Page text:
We find it unnecessary to resolve the issue on these conflicting arguments or in reliance upon State v. Rey, because a common sense reading of the affidavit makes it evident that the affiant intended January 12, 1978 rather than January 12, 1977. When the officer presented this affidavit to Judge Foote on January 12, 1978 and when Judge Foote subscribed January 12, 1978 at the bottom, the affidavit contained affiant's assertion in support of the informant's reliability that the informant knew the drug marijuana because of his prior experience with the drug within the past one year. The officer is obviously stating that the information secured on the date this affidavit was presented to the judge, January 12, 1978, is reliable in part because the informant has had prior experiences, i. e. prior experiences within the past year or within the twelve month period prior to January 12, 1978, the date the affidavit was presented to the judge.

Thus from the face of the warrant itself it is evident that affiant is relating that the confidential information was obtained on January 12, 1978. There is thus no merit to this assignment.


In this assignment defendant contends that the trial court impermissibly restricted cross-examination of the affiant at the hearing on the motion to suppress. At that hearing defense counsel asked the affiant whether the confidential informant to his knowledge had a record of arrests or convictions. When the state objected to the question, the trial court sustained the objection finding that the question was aimed at attacking the informant's credibility.

As this Court held in State v. Giordano, 284 So. 2d 880 (La.1973) and State v. Melson, 284 So. 2d 873 (La.1973), allegations made by the affiant himself may be traversed as untruthful on the affiant's part upon a proper showing of a genuine issue of falseness of the affidavit. However, the credibility of the affiant's informant or the correctness of the information furnished by the informer may not be attacked on the motion to suppress. State v. Tassin, 343 So. 2d 681 (La.1977); State v. George, 273 So. 2d 34 (La.1973).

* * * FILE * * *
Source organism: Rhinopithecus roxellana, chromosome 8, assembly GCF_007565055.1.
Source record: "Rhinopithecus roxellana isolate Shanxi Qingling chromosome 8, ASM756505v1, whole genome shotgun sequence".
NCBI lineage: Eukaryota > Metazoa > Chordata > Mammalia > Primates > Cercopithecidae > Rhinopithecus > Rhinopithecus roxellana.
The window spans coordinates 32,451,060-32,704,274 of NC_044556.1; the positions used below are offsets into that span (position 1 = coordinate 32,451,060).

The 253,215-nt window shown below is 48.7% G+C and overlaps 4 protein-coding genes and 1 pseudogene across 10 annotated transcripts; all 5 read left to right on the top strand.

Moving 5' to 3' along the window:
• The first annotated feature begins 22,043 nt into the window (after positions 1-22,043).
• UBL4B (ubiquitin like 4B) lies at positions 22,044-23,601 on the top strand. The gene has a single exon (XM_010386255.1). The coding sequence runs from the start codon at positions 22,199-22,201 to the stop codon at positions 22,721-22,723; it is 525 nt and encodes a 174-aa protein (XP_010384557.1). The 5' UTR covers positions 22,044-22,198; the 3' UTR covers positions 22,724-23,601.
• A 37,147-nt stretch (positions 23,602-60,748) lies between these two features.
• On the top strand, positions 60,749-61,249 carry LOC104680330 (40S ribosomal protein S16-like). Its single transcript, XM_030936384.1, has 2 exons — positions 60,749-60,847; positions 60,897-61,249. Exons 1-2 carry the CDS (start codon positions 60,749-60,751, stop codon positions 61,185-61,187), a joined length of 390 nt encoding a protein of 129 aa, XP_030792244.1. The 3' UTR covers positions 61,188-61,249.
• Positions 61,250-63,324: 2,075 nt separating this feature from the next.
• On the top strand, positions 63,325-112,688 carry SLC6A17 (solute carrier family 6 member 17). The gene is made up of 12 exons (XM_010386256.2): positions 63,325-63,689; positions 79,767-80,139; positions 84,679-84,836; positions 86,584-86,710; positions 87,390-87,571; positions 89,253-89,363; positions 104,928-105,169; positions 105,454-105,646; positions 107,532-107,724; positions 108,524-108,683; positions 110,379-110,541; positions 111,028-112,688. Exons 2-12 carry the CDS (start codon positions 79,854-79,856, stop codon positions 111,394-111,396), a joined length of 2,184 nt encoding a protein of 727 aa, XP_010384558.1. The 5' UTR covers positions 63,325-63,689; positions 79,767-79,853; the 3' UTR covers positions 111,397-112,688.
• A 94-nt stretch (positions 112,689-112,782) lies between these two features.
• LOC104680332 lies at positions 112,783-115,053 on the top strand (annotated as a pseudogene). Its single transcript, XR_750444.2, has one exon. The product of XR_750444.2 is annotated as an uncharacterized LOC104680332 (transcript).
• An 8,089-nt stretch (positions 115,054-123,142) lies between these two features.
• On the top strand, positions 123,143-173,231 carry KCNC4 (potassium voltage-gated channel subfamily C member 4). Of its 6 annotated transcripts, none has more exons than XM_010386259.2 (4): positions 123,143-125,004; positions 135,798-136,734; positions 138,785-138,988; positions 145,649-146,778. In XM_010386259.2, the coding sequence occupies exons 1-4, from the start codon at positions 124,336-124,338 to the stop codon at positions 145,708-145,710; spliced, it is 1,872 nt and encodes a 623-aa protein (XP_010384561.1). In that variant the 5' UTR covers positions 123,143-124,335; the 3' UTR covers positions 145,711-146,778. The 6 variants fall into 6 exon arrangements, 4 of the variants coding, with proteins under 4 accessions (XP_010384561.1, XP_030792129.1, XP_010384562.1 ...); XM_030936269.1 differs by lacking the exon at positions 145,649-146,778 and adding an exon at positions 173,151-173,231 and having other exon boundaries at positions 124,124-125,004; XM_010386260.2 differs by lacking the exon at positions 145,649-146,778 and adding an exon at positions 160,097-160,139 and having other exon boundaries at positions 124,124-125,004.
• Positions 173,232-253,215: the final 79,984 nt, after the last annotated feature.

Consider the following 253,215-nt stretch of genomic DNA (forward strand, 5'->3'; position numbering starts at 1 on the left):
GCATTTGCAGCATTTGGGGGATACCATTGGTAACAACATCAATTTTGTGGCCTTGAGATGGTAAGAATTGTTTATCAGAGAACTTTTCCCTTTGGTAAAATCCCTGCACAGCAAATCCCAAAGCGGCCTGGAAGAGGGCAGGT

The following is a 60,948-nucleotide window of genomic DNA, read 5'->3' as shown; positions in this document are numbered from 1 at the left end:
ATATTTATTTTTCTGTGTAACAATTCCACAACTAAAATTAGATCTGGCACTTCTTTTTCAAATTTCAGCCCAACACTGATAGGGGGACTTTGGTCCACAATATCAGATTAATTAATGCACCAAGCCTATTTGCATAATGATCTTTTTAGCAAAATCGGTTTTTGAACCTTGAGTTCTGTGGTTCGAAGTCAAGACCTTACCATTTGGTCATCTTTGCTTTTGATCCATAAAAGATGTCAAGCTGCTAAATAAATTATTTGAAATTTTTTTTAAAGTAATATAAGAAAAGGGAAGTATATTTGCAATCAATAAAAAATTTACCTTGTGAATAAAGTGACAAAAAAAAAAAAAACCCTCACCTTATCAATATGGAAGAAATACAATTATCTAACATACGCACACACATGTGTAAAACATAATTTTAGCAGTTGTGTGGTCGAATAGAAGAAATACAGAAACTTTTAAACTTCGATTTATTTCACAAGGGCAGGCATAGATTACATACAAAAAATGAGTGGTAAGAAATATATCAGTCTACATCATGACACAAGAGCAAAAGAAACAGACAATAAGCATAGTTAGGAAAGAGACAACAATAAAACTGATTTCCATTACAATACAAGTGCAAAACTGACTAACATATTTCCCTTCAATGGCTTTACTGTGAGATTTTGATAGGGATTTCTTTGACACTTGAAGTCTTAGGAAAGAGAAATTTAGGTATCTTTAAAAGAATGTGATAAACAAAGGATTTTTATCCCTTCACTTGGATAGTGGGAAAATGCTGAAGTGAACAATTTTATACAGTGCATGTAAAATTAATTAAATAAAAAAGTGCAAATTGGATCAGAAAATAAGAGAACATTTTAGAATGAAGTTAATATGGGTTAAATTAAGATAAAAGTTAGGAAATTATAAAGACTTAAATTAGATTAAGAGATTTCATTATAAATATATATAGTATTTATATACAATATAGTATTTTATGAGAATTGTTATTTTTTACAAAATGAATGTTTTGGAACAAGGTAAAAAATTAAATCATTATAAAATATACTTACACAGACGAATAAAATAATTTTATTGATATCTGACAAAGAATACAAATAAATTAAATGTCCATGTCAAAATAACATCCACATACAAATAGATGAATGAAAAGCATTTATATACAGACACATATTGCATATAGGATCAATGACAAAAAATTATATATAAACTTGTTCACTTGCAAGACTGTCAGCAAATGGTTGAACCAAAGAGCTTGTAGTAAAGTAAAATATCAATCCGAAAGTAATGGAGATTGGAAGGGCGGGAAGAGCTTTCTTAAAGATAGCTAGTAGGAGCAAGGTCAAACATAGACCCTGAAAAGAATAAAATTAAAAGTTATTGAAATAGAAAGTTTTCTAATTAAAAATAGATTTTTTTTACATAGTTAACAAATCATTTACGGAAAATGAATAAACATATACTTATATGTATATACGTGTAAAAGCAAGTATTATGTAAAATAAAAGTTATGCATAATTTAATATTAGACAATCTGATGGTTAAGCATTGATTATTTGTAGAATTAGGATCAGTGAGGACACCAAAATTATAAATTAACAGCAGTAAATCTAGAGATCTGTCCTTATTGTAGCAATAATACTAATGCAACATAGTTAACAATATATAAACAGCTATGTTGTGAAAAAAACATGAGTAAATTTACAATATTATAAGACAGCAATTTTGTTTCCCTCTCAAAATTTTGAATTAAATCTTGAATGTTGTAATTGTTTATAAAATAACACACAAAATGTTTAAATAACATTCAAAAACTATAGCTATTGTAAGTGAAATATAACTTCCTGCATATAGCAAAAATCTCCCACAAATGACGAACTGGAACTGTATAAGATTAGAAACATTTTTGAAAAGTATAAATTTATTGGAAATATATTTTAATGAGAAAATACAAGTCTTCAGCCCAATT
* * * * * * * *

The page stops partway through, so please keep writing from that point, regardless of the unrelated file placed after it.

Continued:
Although defendant in brief contends that his questions were aimed at the allegations the affiant made about the informant's credibility, the effect of the questions about the informant's criminal record would be to attack the informant's credibility. Consequently, it was not error for the trial court to disallow this line of questioning.


By this assignment defendant contends that the search warrant which was dated January 12, 1977 had expired and could not have been legally executed on January 12, 1978. Defendant argues in brief that the warrant which was executed on January 12, 1978 was executed in violation of La.Code of Crim.Pro. article 163 which requires that a search warrant be executed within the tenth day after its issuance.

As we indicated in assignment number one, the warrant which was mistakenly dated January 12, 1977 was actually issued on January 12, 1978 and was executed the same day. The affidavit in support of the warrant was correctly dated January 12, 1978 and it is obvious from the face of the affidavit that probable cause was established on January 12, 1978. (See Argument I). The purpose of the requirement in Article 163 that warrants be executed within ten days of their issuance is to prevent the information supporting probable cause from becoming stale. In this case, the warrant was issued on the same day that it was executed. The fact that the warrant was mistakenly dated 1977 and not 1978 does not make its execution invalid.

*1003 Decree

For these reasons the conviction and sentence of defendant Janice White are affirmed.



[*] Chief Judge L. Julian Samuel participated in this decision as Associate Justice Ad Hoc sitting in the place of Chief Justice Sanders, retired.

[1] In Argument II (Assignments 5, 6, 7), defendant contends that the search warrant without respect to the improper date fails to show probable cause. This argument which also lacks merit will be discussed in an appendix not published with this opinion.